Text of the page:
Physical activity is believed to prevent cognitive decline and may enhance frontal lobe activity.Methods
Subjects were 91 healthy adults enrolled in a wellness center. Over a 10 week intervention, controls were aerobically active 0–2 days per week. Half the intervention group was active 3–4 days/week and half 5–7 days/week. Outcome measures included memory, mental speed, reaction time, attention, and cognitive flexibility.Results
Neurocognitive data were analyzed by repeated measures comparing minimal aerobic exercise (the control group) to moderate aerobic exercise (3–4 days/week), and to high aerobic exercise (5–7 days/week). Initial analyses noted significant improvements in mental speed (p = .03), attention (p = .047), and cognitive flexibility (p = .002). After controlling for age, gender, education, and changes in psychomotor speed, only cognitive flexibility still showed significant improvements (p = .02).Conclusion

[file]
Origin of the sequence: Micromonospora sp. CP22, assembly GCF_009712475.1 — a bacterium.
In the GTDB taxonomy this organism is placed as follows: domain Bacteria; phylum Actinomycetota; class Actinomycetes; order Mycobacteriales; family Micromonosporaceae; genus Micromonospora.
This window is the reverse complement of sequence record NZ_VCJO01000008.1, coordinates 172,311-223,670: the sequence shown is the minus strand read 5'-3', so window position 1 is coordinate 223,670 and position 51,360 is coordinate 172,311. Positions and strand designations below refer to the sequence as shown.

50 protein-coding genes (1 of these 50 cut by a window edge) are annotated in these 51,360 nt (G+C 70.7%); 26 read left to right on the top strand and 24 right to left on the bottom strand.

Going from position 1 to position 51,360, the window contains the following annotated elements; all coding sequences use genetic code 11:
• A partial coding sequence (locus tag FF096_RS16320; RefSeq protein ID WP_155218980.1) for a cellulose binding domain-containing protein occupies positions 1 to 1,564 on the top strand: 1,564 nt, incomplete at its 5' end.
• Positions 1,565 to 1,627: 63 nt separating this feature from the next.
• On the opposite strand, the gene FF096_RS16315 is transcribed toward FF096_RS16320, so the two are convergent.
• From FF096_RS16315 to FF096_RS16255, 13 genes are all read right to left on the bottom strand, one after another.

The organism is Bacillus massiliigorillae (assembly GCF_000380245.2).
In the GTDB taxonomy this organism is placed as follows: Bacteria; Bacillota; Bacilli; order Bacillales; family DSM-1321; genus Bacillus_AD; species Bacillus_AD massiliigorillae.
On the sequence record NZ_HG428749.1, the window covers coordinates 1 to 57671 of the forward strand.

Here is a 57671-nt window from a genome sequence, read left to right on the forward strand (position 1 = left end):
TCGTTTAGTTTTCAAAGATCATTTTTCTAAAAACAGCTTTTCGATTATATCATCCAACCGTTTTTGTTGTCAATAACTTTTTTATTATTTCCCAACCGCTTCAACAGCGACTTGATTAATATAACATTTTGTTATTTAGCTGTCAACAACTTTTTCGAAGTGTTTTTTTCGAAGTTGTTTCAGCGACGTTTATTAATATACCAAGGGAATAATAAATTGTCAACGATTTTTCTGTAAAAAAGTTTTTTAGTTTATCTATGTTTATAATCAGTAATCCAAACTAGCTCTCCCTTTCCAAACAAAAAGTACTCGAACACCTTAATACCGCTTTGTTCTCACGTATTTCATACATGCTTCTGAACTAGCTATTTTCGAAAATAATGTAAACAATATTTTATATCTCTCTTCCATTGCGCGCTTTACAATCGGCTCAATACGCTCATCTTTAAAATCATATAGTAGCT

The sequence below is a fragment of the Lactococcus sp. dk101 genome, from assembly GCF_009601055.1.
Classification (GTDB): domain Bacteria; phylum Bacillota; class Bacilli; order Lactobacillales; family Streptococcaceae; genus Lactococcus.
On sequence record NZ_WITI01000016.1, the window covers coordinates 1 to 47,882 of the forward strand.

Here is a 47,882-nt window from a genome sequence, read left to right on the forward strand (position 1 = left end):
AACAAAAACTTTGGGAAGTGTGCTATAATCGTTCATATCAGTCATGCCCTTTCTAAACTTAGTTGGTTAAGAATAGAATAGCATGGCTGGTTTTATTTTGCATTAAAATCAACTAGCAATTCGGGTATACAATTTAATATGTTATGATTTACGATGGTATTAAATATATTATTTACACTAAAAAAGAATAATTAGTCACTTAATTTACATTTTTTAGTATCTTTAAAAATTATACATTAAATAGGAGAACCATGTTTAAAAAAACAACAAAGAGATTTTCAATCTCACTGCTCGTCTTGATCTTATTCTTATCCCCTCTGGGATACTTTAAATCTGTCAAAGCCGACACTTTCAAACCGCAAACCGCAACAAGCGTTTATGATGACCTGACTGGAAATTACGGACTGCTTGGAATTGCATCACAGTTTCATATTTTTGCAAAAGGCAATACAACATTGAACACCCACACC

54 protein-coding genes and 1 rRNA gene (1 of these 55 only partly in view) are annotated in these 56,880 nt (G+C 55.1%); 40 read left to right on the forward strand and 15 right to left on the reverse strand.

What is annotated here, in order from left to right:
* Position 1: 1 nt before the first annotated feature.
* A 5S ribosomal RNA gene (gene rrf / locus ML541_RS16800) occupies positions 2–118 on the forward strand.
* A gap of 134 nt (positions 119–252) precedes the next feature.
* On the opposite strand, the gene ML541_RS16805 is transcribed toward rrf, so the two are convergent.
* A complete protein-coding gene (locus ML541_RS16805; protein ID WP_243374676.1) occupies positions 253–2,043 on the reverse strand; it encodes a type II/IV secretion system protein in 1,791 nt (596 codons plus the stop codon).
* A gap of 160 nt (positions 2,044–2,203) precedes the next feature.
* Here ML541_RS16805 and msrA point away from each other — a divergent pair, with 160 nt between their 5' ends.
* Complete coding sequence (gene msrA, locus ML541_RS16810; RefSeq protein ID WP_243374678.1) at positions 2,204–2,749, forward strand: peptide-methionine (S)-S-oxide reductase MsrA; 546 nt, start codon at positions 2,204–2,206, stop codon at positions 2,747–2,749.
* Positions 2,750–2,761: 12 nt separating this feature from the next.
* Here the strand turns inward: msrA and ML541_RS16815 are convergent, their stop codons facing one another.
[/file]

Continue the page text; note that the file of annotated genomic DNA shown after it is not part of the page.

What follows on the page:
Over a 10 week period, increasing frequency of aerobic activity was shown to be associated with enhanced cognitive performance, in particular cognitive flexibility, a measure of executive function.